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The Movement to Criminalize Sex Work in the United States

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Abstract:

Until recently, prostitution was not a prominent public issue in the United States. Law and public policy were relatively settled. The past decade, however, has witnessed a growing debate over the sex trade and the growth of an organized campaign committed to expanding criminalization. A powerful moral crusade has been successful in reshaping American government policy toward sex work – enhancing penalties for existing offences and creating new crimes. Crusade organizations have advocated a strict abolitionist orientation toward all forms of commercialized sex, which are increasingly conflated with sex trafficking. This paper examines the impact of this movement on legal norms and government policies. I argue that the moral crusade, and its government allies, are responding to the growth of the sex industry in recent years and to fears of its normalization in American society.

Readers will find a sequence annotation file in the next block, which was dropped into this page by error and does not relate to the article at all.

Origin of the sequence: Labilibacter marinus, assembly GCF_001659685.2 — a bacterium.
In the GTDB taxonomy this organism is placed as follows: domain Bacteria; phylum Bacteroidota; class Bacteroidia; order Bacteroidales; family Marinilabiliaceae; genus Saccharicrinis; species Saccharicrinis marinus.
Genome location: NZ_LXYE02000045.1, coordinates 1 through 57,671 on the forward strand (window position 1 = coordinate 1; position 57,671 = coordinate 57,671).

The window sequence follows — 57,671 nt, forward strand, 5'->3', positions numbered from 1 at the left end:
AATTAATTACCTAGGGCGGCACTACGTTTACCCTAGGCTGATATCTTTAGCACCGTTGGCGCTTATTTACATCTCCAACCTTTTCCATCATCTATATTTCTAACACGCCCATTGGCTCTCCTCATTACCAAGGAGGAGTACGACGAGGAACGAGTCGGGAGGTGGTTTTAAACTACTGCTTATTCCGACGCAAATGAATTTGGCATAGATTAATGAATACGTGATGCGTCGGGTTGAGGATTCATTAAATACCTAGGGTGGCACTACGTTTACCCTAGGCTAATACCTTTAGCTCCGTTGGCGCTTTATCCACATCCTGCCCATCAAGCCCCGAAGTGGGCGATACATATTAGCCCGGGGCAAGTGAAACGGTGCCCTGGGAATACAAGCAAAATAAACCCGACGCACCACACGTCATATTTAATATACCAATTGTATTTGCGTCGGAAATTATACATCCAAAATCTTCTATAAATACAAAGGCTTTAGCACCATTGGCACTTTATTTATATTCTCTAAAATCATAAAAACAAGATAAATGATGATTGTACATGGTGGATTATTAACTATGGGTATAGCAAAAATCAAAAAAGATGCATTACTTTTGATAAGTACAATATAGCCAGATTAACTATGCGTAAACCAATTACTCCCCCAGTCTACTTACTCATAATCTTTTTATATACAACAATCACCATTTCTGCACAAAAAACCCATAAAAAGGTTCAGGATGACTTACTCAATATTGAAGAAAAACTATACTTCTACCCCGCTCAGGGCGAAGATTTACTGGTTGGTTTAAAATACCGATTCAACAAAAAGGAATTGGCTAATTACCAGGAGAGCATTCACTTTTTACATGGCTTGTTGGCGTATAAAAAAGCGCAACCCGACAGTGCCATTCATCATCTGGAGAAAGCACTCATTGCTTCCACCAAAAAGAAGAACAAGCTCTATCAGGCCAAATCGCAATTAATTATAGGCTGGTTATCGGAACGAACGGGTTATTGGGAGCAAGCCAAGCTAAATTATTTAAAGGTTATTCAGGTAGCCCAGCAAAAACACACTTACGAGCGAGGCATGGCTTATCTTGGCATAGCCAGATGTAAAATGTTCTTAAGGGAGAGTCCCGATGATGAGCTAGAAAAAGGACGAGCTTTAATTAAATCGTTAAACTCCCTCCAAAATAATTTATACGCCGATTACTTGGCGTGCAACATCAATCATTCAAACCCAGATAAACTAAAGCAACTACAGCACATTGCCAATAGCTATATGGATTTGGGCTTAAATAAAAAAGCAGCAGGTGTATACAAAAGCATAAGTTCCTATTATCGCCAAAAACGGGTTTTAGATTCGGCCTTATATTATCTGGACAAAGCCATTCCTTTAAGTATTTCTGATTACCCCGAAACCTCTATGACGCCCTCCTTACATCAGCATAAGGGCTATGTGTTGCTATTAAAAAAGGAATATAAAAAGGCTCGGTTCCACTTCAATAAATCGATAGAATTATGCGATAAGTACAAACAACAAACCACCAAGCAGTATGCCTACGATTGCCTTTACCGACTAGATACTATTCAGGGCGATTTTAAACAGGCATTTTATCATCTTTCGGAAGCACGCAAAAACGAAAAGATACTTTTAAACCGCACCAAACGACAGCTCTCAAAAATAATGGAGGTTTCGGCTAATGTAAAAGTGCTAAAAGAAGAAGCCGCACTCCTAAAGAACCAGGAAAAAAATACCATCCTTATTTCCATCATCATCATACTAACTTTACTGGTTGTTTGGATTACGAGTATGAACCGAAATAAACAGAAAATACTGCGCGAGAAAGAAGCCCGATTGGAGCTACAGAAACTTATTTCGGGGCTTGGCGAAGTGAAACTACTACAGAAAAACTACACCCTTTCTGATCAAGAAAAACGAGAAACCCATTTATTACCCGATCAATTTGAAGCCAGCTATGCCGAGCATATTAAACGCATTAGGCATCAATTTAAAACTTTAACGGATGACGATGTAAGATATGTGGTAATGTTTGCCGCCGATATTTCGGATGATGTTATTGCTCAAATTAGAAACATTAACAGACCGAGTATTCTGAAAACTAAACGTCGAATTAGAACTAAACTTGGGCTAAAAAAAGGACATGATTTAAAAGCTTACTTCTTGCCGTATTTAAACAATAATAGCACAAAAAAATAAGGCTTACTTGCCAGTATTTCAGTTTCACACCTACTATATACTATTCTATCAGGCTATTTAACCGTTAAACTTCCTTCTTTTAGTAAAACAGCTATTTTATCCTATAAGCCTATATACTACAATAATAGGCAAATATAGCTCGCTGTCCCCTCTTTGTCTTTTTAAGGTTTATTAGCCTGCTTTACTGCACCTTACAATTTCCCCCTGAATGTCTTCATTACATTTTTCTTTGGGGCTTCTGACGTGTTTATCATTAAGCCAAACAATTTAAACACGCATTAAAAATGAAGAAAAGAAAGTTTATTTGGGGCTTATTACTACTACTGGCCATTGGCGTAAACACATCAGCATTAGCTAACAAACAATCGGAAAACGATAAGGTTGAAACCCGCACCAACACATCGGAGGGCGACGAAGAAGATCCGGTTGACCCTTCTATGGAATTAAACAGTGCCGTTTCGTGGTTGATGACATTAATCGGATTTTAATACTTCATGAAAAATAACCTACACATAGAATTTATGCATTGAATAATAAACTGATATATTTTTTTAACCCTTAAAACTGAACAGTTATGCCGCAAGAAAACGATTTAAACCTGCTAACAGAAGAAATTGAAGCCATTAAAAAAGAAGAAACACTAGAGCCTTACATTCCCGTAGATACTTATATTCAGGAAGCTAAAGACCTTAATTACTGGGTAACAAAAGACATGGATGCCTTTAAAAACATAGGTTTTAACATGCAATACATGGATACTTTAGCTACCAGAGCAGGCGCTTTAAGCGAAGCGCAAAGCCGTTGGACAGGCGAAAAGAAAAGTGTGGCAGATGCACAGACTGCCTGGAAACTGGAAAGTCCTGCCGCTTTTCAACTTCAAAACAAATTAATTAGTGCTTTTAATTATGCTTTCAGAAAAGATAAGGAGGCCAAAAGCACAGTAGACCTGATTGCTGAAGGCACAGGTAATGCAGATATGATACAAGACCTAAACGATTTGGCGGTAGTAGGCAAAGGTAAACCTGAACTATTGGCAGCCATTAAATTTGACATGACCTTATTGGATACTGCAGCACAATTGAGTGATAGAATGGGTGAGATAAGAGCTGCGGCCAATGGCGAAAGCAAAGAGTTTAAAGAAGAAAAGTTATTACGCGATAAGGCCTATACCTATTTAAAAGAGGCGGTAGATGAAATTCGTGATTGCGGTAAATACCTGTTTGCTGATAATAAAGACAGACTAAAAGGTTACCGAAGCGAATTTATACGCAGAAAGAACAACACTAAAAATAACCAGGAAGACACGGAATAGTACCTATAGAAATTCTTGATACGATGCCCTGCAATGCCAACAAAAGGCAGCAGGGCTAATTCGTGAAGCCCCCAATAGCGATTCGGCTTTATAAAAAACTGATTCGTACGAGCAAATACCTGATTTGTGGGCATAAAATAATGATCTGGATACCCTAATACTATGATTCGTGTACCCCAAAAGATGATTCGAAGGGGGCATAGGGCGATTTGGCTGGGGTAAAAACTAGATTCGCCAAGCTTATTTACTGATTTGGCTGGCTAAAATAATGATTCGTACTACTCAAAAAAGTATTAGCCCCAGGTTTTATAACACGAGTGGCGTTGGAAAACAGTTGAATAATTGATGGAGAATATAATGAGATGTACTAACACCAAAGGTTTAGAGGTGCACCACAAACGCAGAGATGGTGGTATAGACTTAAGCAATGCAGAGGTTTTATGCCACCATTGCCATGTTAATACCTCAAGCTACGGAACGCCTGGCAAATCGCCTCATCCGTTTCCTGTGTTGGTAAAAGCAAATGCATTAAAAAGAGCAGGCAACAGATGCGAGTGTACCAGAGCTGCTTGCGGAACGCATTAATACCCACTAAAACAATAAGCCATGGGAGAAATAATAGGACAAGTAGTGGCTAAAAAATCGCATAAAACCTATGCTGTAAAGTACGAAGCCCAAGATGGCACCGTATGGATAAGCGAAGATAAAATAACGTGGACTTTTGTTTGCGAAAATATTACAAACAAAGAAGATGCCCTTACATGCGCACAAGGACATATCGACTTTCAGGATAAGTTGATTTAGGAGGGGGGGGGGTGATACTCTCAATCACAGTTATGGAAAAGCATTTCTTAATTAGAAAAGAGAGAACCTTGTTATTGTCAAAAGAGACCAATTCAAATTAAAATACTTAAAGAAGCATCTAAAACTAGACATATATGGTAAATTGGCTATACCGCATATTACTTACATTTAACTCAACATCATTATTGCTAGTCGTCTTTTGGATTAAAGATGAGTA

Document Type: Research Article

DOI: https://doi.org/10.1111/j.1467-6478.2010.00495.x

Affiliations: Department of Sociology, George Washington University, Washington DC 20052, United States of America., Email: weitzer@gwu.edu

Publication date: 2010-03-01

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